16 Civil War in Spain Germany and Italy lent support to the Nationalist insurrection led by general Francisco Franco in Spain. Spanish Civil war ensued Franco’s forces eventually won in 1939 establishing Franco as Spain’s fascist dictator

17 Militarists Gain Control in Japan Success in Manchuria put the militarists firmly in control of Japan’s government In July 1937, Japan captured the former Chinese imperial capital of Beijing The Nanking Massacre or Rape of Nanking, was a mass murder, genocide and war rape that occurred during the six-week period following the Japanese capture of the city of Nanjing (Nanking) Article: Scenes from a Hideous Slaughter

18 The Axis Powers Form On September 27, 1940, Imperial Japan signed the Tripartite Pact with Nazi Germany and Fascist Italy. Their objectives were to "establish and maintain a new order of things" in their respective world regions and spheres of influence Nazi Germany in Europe, Imperial Japan in Asia, and Fascist Italy in North Africa. The signatories of this alliance become known as the Axis Powers.

19 The Drift Towards War March Germany takes control of Austria September British Prime Minister Neville Chamberlain signed the Munich Agreement (appeased Hitler) September England and France surrender the Sudetenland region of Czechoslovakia to Germany September Germany takes control of the remainder of Czechoslovakia August The Soviet Union signed a nonaggression pact with Hitler Nazi foreign minister Joachim von Ribbentrop (left), Soviet leader Joseph Stalin (center), and Soviet foreign minister Viacheslav Molotov (right) at the signing of the nonaggression pact between Germany and the Soviet Union. Moscow, Soviet Union, August 1939.

20 World War II Begins in Europe September 1, Germany invades Poland (Blitzkrieg) Britain and France declared war on Germany two days later. The anti-German coalition (or later the Allied Powers) at the start of the war consisted of France, Poland, the United Kingdom, and the British Commonwealth nations The United States remained neutral refusing to take part in the war Stukas over Poland 1939

21 The United States Moves Cautiously Away From Neutrality September Roosevelt and Congress pass a “cash-and-carry” policy Replaced Neutrality Acts allowing the sale of materials during wartime if used own ships and paid in cash immediately Selective Service Act (draft) passed (1940) The first peacetime conscription in U.S. History Conscription is a government mandate requiring men to serve in military service Men years of age were mandated to register for military service Congress boosted defense spending Roosevelt is elected to a third term breaking the tradition of two-term presidents established by Washington March 1941 Congress passed the Lend Lease Act “America the arsenal of Democracy” Ended the pretense of neutrality The U.S. supplied materials to the allies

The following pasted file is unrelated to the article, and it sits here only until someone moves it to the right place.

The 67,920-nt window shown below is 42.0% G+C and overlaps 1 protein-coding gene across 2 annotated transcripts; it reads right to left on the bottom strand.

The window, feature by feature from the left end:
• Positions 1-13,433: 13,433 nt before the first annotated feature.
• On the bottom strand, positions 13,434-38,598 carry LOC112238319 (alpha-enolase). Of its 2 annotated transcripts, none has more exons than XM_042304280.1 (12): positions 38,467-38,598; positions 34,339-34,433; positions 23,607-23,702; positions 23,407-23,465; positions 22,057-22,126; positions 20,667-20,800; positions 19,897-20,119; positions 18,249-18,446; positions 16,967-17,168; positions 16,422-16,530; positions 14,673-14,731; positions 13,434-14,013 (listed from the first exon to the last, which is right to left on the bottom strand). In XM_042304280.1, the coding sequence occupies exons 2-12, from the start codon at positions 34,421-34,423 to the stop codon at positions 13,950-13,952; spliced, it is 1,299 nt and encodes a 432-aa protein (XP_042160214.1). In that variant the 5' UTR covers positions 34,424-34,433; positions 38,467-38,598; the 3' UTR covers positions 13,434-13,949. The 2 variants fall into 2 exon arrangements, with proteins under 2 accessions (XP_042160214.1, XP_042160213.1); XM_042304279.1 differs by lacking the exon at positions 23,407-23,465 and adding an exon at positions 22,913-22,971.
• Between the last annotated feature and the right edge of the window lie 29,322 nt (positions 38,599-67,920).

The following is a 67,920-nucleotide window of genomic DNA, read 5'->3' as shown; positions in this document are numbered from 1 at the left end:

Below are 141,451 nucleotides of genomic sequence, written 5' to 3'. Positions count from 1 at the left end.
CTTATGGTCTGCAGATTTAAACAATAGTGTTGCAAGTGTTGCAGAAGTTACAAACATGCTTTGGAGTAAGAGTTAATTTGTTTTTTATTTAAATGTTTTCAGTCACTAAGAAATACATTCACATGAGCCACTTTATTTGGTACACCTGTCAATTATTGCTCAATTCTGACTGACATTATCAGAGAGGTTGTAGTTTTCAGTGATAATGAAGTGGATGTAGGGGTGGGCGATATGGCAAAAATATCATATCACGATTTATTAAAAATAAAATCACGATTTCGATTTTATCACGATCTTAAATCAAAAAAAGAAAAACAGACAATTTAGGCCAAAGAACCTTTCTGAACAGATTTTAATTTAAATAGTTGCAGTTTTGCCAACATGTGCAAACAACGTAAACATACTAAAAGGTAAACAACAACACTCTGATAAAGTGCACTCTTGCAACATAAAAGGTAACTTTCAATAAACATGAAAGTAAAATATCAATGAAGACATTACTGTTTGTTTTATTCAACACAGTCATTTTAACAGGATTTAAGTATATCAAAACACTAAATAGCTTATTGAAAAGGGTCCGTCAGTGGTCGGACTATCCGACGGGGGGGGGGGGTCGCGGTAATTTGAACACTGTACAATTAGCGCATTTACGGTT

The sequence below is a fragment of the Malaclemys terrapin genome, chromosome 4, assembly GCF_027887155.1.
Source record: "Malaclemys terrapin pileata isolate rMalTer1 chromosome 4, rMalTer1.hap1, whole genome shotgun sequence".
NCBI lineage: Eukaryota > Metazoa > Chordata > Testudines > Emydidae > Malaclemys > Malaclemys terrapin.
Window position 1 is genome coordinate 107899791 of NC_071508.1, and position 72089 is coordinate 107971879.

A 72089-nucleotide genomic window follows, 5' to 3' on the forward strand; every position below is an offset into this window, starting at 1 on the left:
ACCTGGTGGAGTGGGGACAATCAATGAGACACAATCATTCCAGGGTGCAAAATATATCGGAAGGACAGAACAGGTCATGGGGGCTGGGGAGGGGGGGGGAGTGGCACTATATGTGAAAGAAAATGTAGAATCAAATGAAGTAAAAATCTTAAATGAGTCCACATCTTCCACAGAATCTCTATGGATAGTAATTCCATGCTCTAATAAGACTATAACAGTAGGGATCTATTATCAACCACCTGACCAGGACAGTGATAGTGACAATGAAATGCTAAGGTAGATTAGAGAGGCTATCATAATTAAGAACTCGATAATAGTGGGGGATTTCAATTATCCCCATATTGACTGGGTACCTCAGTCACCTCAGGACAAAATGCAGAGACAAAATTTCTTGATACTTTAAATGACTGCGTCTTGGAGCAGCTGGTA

22 The U.S. Enters WWII “Yesterday, December 7, 1941—a date which will live in infamy—the United States of America was suddenly and deliberately attacked by naval and air forces of the Empire of Japan.” -FDR

23 FDR Plans for War The Atlantic Charter was negotiated at the Atlantic Conference by British Prime Minister Winston Churchill and US President Franklin D. Roosevelt, and was issued as a joint declaration on 14 August Both countries pledged the following: collective security, disarmament, self- determination, economic cooperation, and freedom of the seas The charter became the basis of a new document called “A Declaration of the United Nations” The term United Nations was suggested by FDR to express the common purpose of the Allies

24 Japan Attacks the United States The U.S. knew an attack was coming – they were not sure where. The “where” would be the American base at Pearl Harbor, Hawaii. December 7, “a date that will live in infamy” h?v=3VqQAf74fsE h?v=3VqQAf74fsE

25 Reaction to Pearl Harbor Blame for being unprepared should not fall on the military commanders in Hawaii or on FDR. The military lacked sufficient airplanes to protect the area adequately. Intelligence was slow and unsure of exact location for a Japanese attack. Ultimately, responsibility lies with the American people for their reluctance to spend money on necessary defenses. The United States of America declared war on Japan the next day after the attack and three days later on Germany and Italy after the two Axis powers declared war on the United States